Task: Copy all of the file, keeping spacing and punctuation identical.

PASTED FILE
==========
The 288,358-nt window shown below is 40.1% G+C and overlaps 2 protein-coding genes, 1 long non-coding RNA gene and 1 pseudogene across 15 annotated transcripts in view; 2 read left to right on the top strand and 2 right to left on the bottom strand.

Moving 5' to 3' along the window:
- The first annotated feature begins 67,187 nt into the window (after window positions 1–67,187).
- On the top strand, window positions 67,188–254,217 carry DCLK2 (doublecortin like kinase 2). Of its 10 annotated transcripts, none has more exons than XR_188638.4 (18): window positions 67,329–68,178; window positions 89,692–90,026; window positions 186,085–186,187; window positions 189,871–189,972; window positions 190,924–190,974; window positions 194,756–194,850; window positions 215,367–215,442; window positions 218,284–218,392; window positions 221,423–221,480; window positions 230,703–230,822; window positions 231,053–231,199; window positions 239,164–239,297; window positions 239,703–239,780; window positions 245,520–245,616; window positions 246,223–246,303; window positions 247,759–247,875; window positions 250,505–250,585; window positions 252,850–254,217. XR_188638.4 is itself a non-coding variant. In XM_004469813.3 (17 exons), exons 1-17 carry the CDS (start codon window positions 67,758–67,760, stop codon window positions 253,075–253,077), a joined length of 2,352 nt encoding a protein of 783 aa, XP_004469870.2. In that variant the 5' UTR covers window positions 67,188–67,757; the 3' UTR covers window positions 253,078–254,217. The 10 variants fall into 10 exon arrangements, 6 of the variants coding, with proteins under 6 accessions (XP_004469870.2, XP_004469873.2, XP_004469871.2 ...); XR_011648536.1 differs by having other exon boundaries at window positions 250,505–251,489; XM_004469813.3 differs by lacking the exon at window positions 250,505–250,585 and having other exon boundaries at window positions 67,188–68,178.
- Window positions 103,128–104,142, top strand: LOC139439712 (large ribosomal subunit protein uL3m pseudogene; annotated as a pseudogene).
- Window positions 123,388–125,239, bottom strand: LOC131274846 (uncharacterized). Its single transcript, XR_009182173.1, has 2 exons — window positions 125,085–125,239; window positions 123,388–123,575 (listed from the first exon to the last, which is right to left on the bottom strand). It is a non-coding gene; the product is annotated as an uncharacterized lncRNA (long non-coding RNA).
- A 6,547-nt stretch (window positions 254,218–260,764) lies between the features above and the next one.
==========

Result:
The 288,358-nt window shown below is 40.1% G+C and overlaps 2 protein-coding genes, 1 long non-coding RNA gene and 1 pseudogene across 15 annotated transcripts in view; 2 read left to right on the top strand and 2 right to left on the bottom strand.

Moving 5' to 3' along the window:
- The first annotated feature begins 67,187 nt into the window (after window positions 1–67,187).
- On the top strand, window positions 67,188–254,217 carry DCLK2 (doublecortin like kinase 2). Of its 10 annotated transcripts, none has more exons than XR_188638.4 (18): window positions 67,329–68,178; window positions 89,692–90,026; window positions 186,085–186,187; window positions 189,871–189,972; window positions 190,924–190,974; window positions 194,756–194,850; window positions 215,367–215,442; window positions 218,284–218,392; window positions 221,423–221,480; window positions 230,703–230,822; window positions 231,053–231,199; window positions 239,164–239,297; window positions 239,703–239,780; window positions 245,520–245,616; window positions 246,223–246,303; window positions 247,759–247,875; window positions 250,505–250,585; window positions 252,850–254,217. XR_188638.4 is itself a non-coding variant. In XM_004469813.3 (17 exons), exons 1-17 carry the CDS (start codon window positions 67,758–67,760, stop codon window positions 253,075–253,077), a joined length of 2,352 nt encoding a protein of 783 aa, XP_004469870.2. In that variant the 5' UTR covers window positions 67,188–67,757; the 3' UTR covers window positions 253,078–254,217. The 10 variants fall into 10 exon arrangements, 6 of the variants coding, with proteins under 6 accessions (XP_004469870.2, XP_004469873.2, XP_004469871.2 ...); XR_011648536.1 differs by having other exon boundaries at window positions 250,505–251,489; XM_004469813.3 differs by lacking the exon at window positions 250,505–250,585 and having other exon boundaries at window positions 67,188–68,178.
- Window positions 103,128–104,142, top strand: LOC139439712 (large ribosomal subunit protein uL3m pseudogene; annotated as a pseudogene).
- Window positions 123,388–125,239, bottom strand: LOC131274846 (uncharacterized). Its single transcript, XR_009182173.1, has 2 exons — window positions 125,085–125,239; window positions 123,388–123,575 (listed from the first exon to the last, which is right to left on the bottom strand). It is a non-coding gene; the product is annotated as an uncharacterized lncRNA (long non-coding RNA).
- A 6,547-nt stretch (window positions 254,218–260,764) lies between the features above and the next one.